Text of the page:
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What if Lifestyle Modifications Aren’t Enough?
Although I firmly believe that lifestyle and behavioral changes are enough for many people to avoid or escape their debt, there are times when that’s not true. In particular, individuals who have a significant amount of outstanding debt can feel crushed by the monthly payments required by each individual creditor. And when accounts become past due, some creditors will call and demand payments, which further aggravate the problem, If you have trouble meeting minimum monthly payments, or if you are regularly being hassled by creditors, it might make sense to explore debt settlement options like those offered by National Debt Relief.
Since being founded in 2008, National Debt Relief (NDR) has helped more than 100,000 individuals resolve more than $1 billion in outstanding debt through the following methods:
1) Verify Eligibility
First, the company verifies the details surrounding your outstanding debt. The company only works with individuals with significant (roughly $10,000 or more), unsecured debt (including credit card debt, medical debt, personal loans, and some private student loans).
Secured debts (including auto loans, mortgage loans, utility bills, IRS back taxes, and many lawsuits) cannot be settled using their services. Furthermore, due to state regulations, services are unavailable in Connecticut, Georgia, Kansas, Maine, New Hampshire, Oregon, South Carolina, Vermont and West Virginia.
2) Initiate the Relationship
If you are eligible to work with NDR and you initiate the relationship, NDR helps you establish a new savings account in your name. Then instead of paying your creditors each month, you use those monies to fund the savings account. The monthly transfer into the savings account is often set at a lower value than the combination of all outstanding debt payments.
This is how all debt settlement works. You stop paying existing creditors while accruing a pot of savings within the new account. National Debt Relief then leverages this position and negotiates with individual creditors on your behalf to reduce the total amount of debt that you owe. Because you’ve stopped making all payments, the creditor may view a reduced debt settlement as a better option than receiving nothing at all.
If NDR reaches an agreed settlement, you pay the creditor using the savings account and then NDR collects a fee. The company does not collect any fee until it settles an individual debt, and the fee usually ranges between 18% to 25% of your total enrolled debt, depending on the amount you owe and the state you live in. NDR claims that many debts are settled in 24-48 months, which could be another benefit for individuals who are making minimum monthly payments on long-term, unsecured debt.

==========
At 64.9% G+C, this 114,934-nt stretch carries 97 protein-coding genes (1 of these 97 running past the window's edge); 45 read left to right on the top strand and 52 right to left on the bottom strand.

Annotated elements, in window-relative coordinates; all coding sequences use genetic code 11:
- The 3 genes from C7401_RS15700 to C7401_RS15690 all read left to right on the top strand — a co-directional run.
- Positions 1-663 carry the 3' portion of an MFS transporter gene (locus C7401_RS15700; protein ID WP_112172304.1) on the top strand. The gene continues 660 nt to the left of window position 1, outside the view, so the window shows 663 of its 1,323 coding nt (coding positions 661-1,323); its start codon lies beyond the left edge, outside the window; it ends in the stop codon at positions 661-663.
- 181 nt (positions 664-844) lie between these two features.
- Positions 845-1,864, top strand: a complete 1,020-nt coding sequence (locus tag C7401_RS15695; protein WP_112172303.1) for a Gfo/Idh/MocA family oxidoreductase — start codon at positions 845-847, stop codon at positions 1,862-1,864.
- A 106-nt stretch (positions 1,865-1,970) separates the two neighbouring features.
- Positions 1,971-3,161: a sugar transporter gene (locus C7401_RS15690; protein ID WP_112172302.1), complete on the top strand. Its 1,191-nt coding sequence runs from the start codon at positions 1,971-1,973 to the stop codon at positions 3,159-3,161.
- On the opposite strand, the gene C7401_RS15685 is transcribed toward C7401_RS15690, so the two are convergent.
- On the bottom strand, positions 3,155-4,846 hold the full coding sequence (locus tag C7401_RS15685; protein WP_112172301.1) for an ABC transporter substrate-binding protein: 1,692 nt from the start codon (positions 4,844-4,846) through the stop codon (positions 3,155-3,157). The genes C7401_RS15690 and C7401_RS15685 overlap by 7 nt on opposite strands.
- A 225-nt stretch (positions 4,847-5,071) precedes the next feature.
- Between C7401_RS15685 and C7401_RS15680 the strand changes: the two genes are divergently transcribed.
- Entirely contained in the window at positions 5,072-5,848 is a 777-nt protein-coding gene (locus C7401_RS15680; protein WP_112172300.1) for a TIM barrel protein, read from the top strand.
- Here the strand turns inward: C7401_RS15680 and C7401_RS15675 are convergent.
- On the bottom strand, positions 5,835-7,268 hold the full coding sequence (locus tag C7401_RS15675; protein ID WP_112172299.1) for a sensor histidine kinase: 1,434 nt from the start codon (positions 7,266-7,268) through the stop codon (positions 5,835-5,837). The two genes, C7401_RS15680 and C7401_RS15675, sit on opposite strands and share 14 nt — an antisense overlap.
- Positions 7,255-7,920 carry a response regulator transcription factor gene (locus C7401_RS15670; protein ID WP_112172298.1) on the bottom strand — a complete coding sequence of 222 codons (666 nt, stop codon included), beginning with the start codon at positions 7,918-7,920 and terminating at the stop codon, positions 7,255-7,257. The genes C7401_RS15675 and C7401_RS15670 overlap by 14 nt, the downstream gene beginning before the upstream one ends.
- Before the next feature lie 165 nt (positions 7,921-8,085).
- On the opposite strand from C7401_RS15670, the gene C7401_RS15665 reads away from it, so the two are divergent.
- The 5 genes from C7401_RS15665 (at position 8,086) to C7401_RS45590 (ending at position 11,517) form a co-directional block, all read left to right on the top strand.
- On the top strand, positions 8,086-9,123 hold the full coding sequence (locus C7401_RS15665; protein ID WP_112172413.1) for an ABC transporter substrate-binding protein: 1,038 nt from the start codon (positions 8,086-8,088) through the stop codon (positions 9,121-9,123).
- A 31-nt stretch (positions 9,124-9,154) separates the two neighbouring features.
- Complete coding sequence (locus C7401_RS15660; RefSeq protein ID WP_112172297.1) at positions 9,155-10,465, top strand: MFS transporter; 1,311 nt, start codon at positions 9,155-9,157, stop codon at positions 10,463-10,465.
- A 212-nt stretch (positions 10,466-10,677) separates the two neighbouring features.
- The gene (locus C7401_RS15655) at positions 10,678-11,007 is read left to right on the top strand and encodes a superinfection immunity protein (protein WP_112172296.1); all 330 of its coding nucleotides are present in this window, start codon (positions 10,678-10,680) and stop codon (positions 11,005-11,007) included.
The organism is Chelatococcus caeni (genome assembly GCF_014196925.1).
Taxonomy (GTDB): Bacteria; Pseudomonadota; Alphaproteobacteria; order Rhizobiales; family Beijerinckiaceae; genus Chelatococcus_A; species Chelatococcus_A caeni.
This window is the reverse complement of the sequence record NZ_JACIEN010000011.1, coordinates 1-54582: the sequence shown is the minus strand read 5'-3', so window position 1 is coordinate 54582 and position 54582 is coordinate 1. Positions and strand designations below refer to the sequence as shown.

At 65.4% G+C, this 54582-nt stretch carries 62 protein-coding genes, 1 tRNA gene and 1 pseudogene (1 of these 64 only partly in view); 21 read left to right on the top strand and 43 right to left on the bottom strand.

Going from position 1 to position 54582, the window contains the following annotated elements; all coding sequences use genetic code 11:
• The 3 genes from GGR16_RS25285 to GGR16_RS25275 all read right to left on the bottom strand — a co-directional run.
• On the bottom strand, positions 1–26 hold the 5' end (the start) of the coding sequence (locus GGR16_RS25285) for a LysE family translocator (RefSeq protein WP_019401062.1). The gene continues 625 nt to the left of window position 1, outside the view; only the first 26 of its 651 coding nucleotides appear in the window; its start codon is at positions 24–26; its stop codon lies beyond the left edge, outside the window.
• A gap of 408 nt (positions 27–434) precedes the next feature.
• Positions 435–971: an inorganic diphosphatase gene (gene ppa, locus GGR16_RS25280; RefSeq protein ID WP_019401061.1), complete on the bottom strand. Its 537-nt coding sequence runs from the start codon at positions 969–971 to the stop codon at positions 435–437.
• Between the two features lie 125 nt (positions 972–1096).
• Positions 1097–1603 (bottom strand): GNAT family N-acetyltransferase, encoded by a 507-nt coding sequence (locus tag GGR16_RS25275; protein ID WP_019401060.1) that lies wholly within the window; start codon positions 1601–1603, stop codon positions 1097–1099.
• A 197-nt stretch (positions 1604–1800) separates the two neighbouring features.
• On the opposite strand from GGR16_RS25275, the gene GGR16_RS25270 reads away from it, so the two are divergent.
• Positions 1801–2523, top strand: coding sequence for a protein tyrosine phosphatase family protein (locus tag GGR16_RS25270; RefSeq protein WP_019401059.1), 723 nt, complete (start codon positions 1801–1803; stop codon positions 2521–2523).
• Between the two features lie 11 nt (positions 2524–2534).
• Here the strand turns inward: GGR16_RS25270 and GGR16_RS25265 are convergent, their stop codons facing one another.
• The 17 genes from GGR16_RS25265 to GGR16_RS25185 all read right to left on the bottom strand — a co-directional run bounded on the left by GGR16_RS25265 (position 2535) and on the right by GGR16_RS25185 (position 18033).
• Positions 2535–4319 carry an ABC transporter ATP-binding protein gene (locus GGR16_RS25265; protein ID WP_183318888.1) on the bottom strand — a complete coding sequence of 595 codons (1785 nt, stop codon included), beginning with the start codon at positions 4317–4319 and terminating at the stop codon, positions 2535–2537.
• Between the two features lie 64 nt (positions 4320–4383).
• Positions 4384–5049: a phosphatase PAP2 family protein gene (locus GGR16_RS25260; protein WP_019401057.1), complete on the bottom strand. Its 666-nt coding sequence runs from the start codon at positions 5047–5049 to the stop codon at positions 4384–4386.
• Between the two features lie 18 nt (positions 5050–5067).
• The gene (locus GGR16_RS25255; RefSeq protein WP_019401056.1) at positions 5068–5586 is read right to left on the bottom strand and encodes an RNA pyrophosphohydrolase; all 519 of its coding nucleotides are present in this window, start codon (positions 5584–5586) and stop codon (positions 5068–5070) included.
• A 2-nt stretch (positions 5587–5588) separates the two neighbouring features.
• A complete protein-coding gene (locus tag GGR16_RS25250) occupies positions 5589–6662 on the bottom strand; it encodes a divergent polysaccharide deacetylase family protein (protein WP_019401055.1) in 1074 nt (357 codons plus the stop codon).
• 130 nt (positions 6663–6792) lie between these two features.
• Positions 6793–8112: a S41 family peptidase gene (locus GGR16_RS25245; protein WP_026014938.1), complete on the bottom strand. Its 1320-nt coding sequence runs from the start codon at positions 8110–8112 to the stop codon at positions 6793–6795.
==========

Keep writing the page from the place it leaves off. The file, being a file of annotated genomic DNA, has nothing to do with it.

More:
NDR has stated that customers who complete their debt settlement programs reduce their debt approximately 30%, after fees (see Consumer Affairs for recent customer feedback). This savings does not apply to clients who leave the program before their debt is settled, and the program can last several years depending on individual circumstances.
3) Understand Your Options
Because you are no longer paying each creditor, your outstanding debt accounts will become delinquent. You will likely accrue late fees, penalties, and additional interest each month. Your credit report will show past due on each corresponding account, and your credit score will fall.
If you have excellent credit, which is unlikely if you have extensive amounts of debt or a history of late payments, you need to think carefully before entering any type of debt settlement agreement because credit can be important in a variety of financial situations that may or may not be applicable to you. But if you already have several late payments or delinquencies that have damaged your credit, there is less to lose, so to speak.
Remember, there are no guarantees in debt settlement. If your creditor refuses to work with NDR, or if you fail to complete the program, you will still owe the original debt plus any additional expenses incurred during the delinquency. It’s worth noting that NDR works with customers on a case-by-case basis to verify existing creditors and make sure the program can be successful. If there are debts that NDR doesn’t believe can be settled, they do not encourage individuals to enter/continue the debt settlement program.
Debt settlement is something that should not be taken lightly, and you should explore all of your options before making a final decision. If you are making on-time monthly debt payments and have an otherwise healthy financial life, you might explore ways to decrease your expenses or increase your income, both of which would allow you to eliminate your debt sooner.
Sometimes, lifestyle modifications are not enough. If you are getting behind on payments or feel like your debt is insurmountable, it might make sense to explore debt settlement options like those provided by National Debt Relief. Even though the process will take effort and dedication, it might be your best option to escape the heavy burden of debt.